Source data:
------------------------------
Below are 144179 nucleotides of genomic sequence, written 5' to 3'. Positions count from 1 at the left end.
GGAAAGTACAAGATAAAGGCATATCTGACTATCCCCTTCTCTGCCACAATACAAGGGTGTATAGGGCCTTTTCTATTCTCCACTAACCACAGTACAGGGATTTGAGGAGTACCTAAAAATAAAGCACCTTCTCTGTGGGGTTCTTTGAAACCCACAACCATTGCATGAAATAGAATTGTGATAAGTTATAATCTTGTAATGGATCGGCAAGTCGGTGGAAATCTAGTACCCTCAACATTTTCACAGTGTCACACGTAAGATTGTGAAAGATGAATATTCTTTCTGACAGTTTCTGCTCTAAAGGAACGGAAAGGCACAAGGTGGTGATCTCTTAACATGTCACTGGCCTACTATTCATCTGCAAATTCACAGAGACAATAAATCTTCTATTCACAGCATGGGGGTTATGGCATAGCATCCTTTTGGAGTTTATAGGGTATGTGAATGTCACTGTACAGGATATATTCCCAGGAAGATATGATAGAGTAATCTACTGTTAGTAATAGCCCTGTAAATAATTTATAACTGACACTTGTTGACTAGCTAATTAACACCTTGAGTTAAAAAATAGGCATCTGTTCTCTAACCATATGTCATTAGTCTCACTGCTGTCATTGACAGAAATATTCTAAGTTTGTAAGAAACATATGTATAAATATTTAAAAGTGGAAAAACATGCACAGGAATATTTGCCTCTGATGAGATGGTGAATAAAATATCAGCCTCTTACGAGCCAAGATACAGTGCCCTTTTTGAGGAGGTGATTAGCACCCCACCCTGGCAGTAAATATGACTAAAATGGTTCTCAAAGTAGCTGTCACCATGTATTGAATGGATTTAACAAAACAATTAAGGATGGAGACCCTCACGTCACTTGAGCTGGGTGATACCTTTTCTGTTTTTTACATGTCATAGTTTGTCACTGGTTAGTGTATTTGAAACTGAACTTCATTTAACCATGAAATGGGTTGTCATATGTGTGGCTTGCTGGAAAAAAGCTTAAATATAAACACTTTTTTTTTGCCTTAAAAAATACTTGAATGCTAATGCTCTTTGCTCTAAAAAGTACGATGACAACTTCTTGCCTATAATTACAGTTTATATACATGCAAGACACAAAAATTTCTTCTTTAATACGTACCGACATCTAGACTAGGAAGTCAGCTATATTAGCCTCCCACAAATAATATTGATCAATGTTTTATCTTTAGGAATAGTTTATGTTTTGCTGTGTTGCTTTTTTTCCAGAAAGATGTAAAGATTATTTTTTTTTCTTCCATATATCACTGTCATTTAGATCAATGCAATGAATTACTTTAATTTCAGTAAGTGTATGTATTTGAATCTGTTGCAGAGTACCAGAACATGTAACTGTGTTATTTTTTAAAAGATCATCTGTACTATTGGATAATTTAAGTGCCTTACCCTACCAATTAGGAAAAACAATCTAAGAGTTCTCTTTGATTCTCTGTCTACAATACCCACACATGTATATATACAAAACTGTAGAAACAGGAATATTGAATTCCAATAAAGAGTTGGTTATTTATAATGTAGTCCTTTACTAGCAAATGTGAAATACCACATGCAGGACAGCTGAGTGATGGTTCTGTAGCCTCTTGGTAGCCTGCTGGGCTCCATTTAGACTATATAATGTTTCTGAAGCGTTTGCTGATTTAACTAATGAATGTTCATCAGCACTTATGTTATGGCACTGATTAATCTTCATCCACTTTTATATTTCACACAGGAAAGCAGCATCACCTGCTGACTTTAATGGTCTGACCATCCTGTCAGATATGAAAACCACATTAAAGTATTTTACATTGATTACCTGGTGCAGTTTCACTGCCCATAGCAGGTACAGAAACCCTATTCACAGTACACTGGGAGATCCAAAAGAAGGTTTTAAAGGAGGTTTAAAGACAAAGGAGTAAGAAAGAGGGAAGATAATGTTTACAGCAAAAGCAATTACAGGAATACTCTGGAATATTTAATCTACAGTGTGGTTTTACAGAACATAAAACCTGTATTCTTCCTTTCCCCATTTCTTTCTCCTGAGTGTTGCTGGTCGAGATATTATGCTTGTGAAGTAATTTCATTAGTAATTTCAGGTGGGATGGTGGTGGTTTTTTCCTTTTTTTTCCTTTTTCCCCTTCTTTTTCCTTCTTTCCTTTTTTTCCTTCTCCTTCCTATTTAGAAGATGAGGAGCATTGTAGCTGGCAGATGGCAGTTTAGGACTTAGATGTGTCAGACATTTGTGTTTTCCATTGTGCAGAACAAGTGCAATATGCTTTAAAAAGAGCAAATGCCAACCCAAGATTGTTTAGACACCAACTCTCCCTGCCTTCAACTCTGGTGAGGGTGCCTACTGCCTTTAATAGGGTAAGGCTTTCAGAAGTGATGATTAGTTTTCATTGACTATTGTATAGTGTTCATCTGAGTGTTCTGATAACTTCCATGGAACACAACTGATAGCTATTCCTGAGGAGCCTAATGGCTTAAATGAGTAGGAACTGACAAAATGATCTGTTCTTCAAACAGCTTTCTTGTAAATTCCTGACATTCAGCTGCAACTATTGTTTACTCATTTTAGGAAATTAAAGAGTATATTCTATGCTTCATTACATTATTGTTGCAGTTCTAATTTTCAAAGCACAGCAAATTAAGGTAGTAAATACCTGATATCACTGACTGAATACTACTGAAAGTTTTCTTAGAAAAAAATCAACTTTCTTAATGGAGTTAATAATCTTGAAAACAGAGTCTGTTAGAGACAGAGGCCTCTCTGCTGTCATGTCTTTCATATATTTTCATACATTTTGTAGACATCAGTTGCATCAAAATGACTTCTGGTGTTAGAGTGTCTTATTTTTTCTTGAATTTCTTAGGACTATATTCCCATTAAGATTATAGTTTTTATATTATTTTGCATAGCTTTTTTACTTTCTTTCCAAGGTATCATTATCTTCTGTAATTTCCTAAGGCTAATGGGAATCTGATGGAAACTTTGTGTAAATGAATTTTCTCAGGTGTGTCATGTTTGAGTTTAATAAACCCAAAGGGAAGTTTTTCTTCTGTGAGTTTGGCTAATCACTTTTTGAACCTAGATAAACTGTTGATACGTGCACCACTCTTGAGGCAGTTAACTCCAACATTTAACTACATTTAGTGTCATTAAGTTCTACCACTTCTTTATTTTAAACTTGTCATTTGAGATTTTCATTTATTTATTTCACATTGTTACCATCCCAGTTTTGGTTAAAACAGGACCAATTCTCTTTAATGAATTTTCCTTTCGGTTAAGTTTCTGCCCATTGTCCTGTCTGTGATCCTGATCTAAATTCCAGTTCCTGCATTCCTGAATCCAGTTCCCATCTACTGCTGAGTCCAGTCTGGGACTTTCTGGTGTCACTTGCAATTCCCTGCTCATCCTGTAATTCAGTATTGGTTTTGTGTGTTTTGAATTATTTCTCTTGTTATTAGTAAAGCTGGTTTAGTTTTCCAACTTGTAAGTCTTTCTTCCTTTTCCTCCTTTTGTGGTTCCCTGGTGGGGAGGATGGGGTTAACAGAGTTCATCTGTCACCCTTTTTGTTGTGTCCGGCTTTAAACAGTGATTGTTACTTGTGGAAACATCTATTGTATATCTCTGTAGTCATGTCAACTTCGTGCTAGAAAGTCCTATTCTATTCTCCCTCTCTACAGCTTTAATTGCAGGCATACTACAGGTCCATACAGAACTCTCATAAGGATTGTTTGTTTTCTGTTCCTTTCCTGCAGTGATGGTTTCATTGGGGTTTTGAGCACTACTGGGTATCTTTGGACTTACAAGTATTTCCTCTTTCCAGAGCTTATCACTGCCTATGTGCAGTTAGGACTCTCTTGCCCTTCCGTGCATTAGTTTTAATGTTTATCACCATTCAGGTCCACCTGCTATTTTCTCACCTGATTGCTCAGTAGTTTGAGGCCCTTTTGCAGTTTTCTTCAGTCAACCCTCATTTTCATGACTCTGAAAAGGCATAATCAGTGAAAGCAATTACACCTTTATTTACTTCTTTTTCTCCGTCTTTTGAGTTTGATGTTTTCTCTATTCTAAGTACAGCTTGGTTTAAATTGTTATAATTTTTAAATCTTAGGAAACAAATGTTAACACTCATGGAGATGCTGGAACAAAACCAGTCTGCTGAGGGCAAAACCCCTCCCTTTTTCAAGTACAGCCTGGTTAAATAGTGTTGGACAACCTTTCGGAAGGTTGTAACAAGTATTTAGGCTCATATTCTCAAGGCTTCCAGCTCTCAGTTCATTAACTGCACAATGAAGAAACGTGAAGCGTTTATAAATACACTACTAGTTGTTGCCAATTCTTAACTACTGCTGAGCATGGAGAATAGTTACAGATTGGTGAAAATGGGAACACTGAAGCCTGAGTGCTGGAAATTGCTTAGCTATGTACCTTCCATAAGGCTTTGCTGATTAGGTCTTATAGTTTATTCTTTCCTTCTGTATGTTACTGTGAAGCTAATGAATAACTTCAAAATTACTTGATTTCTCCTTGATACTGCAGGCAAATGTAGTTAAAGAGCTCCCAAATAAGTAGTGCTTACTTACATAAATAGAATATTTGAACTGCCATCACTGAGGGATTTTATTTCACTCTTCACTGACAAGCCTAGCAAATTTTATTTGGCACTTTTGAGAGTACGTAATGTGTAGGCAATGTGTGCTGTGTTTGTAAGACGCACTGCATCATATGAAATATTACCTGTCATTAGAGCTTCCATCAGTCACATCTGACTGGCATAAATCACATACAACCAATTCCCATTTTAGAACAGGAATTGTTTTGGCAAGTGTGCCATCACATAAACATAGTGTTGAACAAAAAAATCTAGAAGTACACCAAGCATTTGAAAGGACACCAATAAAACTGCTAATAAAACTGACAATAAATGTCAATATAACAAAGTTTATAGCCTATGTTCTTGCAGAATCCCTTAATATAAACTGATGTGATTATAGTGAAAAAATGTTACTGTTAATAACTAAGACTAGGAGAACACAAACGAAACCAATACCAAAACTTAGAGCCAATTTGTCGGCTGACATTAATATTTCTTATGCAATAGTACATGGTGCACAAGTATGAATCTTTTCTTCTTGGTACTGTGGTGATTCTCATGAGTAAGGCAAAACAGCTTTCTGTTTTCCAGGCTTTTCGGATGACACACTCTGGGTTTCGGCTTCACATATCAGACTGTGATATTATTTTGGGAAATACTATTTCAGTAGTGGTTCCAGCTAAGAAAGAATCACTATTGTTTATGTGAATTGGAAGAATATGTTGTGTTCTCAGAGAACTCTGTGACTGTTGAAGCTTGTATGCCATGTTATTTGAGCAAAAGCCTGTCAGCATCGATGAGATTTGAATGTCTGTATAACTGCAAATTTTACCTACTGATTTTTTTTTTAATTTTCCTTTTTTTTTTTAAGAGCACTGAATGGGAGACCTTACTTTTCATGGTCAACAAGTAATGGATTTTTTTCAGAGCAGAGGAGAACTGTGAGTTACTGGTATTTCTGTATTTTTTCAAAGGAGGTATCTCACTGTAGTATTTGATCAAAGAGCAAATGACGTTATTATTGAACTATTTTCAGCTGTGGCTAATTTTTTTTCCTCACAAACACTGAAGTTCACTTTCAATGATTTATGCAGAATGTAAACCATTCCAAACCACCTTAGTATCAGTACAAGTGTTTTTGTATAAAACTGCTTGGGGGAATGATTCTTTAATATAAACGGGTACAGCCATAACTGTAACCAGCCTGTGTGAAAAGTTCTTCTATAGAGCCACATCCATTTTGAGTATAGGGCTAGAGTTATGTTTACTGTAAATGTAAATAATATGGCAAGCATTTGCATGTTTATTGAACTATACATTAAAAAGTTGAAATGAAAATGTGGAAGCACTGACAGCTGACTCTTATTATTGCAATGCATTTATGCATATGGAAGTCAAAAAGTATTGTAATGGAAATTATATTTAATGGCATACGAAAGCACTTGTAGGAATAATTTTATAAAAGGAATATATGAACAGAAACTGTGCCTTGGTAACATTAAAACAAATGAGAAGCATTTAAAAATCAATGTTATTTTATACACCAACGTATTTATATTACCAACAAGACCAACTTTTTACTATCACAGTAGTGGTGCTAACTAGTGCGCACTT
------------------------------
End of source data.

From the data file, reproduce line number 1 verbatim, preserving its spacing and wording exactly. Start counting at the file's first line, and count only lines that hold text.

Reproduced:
Below are 144179 nucleotides of genomic sequence, written 5' to 3'. Positions count from 1 at the left end.